So far, Thai baht has been outperforming other currencies in the region while earning the title of best performer in emerging Asia in 2018, and continues to rally against the greenback. It was reported in January that the current-account surplus widened to $5 billion in December from $1.6 billion in November, which was higher than the estimate of a $3.5 billion excess. The appreciation in Thai baht gave Thai firms the opportunity to import products at a lower cost.
However, things are about to change after a report of lower-than-expect Thai export in January to plunge -5.65% YoY against the forecast of -2.1% and -1.7% in December 2018. On the other hand, Thai import marks higher results at +14% YoY, resulting in a trade deficit of $4.03 billion or equivalent to ฿126 billion. Moreover, exports to China, Thailand’s No.1 trade partner, shrank 16.7% YoY as well, and faster than 8.9% drop in December.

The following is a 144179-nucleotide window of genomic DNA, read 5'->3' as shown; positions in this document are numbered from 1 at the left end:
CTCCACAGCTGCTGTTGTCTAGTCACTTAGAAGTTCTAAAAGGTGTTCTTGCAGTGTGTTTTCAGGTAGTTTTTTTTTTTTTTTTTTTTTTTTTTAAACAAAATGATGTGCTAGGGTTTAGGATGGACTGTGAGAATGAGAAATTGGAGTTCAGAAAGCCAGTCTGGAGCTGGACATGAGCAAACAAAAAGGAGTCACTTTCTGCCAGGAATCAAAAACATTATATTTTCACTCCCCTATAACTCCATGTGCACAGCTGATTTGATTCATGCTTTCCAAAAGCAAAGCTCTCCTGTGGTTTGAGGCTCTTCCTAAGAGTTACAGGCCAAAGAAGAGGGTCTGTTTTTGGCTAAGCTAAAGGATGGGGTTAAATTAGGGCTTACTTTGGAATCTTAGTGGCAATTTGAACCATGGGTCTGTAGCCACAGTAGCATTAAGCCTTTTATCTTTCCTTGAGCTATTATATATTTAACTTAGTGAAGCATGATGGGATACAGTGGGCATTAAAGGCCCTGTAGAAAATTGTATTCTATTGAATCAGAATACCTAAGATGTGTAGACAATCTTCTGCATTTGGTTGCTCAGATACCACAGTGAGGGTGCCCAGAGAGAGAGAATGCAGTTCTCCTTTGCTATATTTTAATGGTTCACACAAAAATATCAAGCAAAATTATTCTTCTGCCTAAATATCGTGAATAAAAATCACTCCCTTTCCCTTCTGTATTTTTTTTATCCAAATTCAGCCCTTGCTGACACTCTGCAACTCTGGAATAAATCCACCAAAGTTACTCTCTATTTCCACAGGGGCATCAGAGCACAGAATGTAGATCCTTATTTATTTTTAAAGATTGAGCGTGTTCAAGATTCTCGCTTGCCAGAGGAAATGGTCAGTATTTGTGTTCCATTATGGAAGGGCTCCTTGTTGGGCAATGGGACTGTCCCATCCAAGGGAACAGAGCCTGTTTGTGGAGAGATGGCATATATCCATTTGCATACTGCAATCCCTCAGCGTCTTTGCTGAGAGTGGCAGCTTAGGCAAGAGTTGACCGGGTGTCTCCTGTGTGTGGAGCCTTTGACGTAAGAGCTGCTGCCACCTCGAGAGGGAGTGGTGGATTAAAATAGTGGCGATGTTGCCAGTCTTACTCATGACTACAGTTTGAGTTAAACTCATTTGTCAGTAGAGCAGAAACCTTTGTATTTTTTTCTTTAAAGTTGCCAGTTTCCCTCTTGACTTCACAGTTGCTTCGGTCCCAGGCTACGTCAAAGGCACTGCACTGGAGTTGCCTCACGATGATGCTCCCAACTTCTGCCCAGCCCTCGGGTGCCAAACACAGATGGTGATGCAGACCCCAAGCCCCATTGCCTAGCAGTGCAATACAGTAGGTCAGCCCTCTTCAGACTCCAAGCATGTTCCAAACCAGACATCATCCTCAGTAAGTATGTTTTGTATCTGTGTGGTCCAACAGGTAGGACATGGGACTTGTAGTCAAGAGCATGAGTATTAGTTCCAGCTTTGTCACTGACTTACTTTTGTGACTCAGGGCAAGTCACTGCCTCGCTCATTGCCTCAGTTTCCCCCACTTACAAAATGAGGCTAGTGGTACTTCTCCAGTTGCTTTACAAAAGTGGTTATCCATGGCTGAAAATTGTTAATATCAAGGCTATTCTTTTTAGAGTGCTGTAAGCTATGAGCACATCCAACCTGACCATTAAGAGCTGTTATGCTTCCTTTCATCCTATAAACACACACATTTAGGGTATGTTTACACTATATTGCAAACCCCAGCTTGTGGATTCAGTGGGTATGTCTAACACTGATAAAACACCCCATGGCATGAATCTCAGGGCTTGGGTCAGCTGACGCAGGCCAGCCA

The decrease in export expresses a sign of weakened economy due to the appreciation of Thai baht. Amid weakening global demand and the remaining trade dispute between the US and China, Thai baht may return to where it belongs, surrendering the best performer title.